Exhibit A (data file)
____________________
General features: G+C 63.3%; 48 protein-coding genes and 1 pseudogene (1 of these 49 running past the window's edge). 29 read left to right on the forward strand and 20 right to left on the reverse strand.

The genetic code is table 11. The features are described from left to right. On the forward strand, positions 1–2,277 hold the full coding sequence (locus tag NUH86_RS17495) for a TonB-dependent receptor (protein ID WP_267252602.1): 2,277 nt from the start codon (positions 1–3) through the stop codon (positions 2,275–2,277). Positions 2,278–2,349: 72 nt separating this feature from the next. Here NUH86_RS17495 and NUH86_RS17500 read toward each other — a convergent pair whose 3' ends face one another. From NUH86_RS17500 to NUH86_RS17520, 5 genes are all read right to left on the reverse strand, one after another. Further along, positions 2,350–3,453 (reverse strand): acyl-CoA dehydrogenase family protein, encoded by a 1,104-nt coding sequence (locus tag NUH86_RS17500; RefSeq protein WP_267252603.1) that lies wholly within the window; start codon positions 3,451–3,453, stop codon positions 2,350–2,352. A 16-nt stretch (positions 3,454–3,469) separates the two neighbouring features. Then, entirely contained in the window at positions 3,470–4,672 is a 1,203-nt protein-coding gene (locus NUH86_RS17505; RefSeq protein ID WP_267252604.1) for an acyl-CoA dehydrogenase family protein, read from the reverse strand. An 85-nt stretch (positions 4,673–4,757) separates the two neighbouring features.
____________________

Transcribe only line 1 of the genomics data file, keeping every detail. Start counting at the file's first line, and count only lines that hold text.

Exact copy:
General features: G+C 63.3%; 48 protein-coding genes and 1 pseudogene (1 of these 49 running past the window's edge). 29 read left to right on the forward strand and 20 right to left on the reverse strand.